Science of the Spirit


Nurse reveals the top five regrets people make when faced with their own mortality

For many years I worked in palliative care. My patients were those who had gone home to die. Some incredibly special times were shared. I was with them for the last three to twelve weeks of their lives. People grow a lot when they are faced with their own mortality.

I learnt never to underestimate someone's capacity for growth. Some changes were phenomenal. Each experienced a variety of emotions, as expected, denial, fear, anger, remorse, more denial and eventually acceptance. Every single patient found their peace before they departed though, every one of them.

Comment: See more:
  • Inside the alternative death care movement: What's a Death Midwife?


Spending time in nature may improve social cohesion, reduce crime

© Lucas Jackson / Reuters
Spending time in nature, even in urban areas like Central Park, is associated with a greater degree of social cohesion and lower crime rates.
A wealth of research shows that just being in nature, even a city park, can make us feel better, both psychologically and physically. Such contact with nature can improve mood, reduce pain and anxiety, and even help sick or injured people heal faster.

But what effect does it have on groups of people and society at large? New research suggests that nature can actually improve the degree to which people feel connected to and act favorably toward others, specifically their neighbors, says Netta Weinstein, a senior psychology lecturer at Cardiff University in Wales.

Weinstein and colleagues conducted a large and wide-ranging study of 2,079 participants from throughout the United Kingdom. They asked each person a bunch of questions, such as how much time they spend in nature and how many parks and how much vegetation is found in their neighborhoods. They also queried them about how much they cared about and felt connected to their neighbors. The researchers also looked at each person's socio-economic status, the crime rate in the area, and other measures.

The study, published November 25 in the journal Bioscience, found that contact with nature accounted for a small, but significant increase in the degree to which people felt socially connected. Experience in nature was also tied to a reduction in local crime rates.

Comment: For more information on the benefits of spending time in natural settings, see:


Brain structure may be biological basis for apathy

© Oxford University
Can't be bothered to read on? It might be due looser connections in your brain

When brain scientists at Oxford University studied apathy, they didn't expect to see less motivated people making more effort. Their results suggest that for some people traditionally perceived as lazy, it's biology - not attitude - that might be the cause.

A team of neuroscientists at Oxford, funded by The Wellcome Trust, decided to study young people to see if there were any differences in the brains of those who were motivated compared to those who were apathetic.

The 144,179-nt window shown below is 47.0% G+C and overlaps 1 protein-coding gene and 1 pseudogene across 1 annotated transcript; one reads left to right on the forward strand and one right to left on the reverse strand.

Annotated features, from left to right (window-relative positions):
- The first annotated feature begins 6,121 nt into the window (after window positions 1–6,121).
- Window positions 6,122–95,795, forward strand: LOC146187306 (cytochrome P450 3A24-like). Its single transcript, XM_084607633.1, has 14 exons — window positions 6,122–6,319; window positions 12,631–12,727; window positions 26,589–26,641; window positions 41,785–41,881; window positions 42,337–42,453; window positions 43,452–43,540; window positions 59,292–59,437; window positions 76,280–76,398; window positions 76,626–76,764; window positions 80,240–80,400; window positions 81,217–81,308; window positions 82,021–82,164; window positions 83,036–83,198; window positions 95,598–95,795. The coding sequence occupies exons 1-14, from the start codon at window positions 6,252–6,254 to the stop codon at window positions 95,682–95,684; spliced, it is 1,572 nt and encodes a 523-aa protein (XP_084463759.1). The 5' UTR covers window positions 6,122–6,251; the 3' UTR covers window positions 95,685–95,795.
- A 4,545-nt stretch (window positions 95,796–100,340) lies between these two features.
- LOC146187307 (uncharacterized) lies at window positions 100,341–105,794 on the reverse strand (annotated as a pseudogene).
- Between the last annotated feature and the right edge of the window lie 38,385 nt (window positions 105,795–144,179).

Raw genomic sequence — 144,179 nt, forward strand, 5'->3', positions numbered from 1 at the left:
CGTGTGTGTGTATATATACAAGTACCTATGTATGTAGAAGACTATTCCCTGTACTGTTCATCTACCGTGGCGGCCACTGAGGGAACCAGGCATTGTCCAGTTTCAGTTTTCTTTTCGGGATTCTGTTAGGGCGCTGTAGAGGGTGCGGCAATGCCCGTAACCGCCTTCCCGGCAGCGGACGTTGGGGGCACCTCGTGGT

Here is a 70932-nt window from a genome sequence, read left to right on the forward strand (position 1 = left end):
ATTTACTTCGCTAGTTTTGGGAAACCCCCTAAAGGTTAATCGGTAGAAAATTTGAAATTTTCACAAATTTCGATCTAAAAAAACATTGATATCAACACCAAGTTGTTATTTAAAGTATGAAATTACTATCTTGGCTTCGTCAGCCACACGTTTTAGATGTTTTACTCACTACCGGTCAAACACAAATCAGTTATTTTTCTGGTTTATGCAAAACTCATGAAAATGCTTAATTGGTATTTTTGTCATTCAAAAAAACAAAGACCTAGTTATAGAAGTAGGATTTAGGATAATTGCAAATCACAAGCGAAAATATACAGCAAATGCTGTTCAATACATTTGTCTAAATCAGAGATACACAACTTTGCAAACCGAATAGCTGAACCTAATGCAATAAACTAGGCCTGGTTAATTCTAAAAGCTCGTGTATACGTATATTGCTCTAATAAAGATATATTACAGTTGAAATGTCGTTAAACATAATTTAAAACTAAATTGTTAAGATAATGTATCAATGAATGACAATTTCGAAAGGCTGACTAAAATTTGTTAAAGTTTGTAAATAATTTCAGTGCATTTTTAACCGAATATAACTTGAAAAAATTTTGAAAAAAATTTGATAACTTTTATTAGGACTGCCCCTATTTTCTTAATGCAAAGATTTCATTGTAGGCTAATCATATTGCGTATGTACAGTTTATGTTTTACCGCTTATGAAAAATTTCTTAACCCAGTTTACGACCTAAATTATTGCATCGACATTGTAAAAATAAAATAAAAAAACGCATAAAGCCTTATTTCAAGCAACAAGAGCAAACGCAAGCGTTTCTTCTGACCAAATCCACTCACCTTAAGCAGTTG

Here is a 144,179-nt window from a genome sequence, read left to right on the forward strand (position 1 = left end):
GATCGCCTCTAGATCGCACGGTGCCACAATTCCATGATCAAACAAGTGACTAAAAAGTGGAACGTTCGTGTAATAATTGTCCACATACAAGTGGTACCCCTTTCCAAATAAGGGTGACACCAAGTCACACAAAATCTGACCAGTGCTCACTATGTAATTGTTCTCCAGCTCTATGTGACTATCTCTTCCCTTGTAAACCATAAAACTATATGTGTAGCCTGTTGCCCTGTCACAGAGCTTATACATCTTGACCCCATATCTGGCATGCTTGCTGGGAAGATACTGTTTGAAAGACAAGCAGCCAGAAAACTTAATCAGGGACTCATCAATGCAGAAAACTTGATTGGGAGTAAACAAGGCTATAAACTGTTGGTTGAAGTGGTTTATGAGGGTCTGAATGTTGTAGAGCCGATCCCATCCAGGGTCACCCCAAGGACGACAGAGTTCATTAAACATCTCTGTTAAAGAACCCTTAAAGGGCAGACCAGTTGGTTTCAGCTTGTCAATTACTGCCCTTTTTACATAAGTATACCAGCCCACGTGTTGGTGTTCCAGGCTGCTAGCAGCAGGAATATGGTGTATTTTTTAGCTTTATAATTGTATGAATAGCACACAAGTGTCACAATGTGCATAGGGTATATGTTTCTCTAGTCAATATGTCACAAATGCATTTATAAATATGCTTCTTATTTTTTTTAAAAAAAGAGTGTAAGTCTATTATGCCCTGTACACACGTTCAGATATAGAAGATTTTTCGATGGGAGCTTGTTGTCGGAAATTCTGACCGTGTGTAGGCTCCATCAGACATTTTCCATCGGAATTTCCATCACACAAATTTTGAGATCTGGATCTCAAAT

Masud Husain, Professor of Neurology and Cognitive Neuroscience, explained: 'We know that in some cases people can become pathologically apathetic, for example after a stroke or with Alzheimer's disease. Many such patients can be physically capable. Yet they can become so demotivated they won't be bothered to care for themselves, even though they're not depressed. By studying healthy people, we wanted to find out whether any differences in their brains might shed light on apathy.'

Forty healthy volunteers completed a questionnaire that scored them on how motivated they were. They were then asked to play a game in which they were made offers, each with a different level of reward and physical effort required to win the reward. Unsurprisingly, offers with high rewards requiring low effort were usually accepted, while low rewards requiring high effort were less popular.

When volunteers played the game in an MRI machine, so that researchers could study their brains, a surprising finding emerged. Although apathetic people were less likely to accept effortful offers, one area of their brains actually showed more activity than in motivated individuals. The pre-motor cortex is a key area involved in taking actions. It becomes active just before those areas of the brain that control our movement. Paradoxically, in more apathetic people it was more active when they chose to take an offer than it was in motivated people.

Comment: Equality, empathy and psychopathy

Blue Planet

The real effects that 'Earthing' can have on your body

Grounding, or 'earthing,' as some people call it, involves placing your feet directly on the ground without shoes or socks as a barrier. The logic behind this practice relates to the intense negative charge carried by the Earth. This charge is electron-rich, theoretically serving as a good supply of antioxidants and free-radical destroying electrons.

Dr. James Oschman, a PhD in biology from the University of Pittsburgh and an expert in the field of energy medicine, notes:
Subjective reports that walking barefoot on the Earth enhances health and provides feelings of well-being can be found in the literature and practices of diverse cultures from around the world. For a variety of reasons, many individuals are reluctant to walk outside barefoot, unless they are on holiday at the beach. (source)
It makes sense if you think about it; in our most natural state, we wouldn't really be wearing any sort of cover on our feet. Putting your feet on the ground enables you to absorb large amounts of negative electrons through the soles of your feet which, in turn, can help to maintain your body at the same negatively charged electrical potential as the Earth.

Comment: Earthing: Health Benefits from being Grounded

2 + 2 = 4

Why lonely people stay lonely

© SuperStock/Corbis
Nobody likes feeling lonely, and some recent research suggests that the ache of isolation isn't only a psychological problem; unwanted solitude impacts physical health, too. Loneliness increases a person's risk of mortality by 26 percent, an effect comparable to the health risks posed by obesity, according to a study published this spring.

And because of this new evidence of the serious ramifications of loneliness, some researchers are investigating what it is, exactly, that makes lonely people stay lonely. In particular, could some behavior be at the root of their isolation? One long-held theory has been that people become socially isolated because of their poor social skills — and, presumably, as they spend more time alone, the few skills they do have start to erode from lack of use. But new research suggests that this is a fundamental misunderstanding of the socially isolated. Lonely people do understand social skills, and often outperform the non-lonely when asked to demonstrate that understanding. It's just that when they're in situations when they need those skills the most, they choke.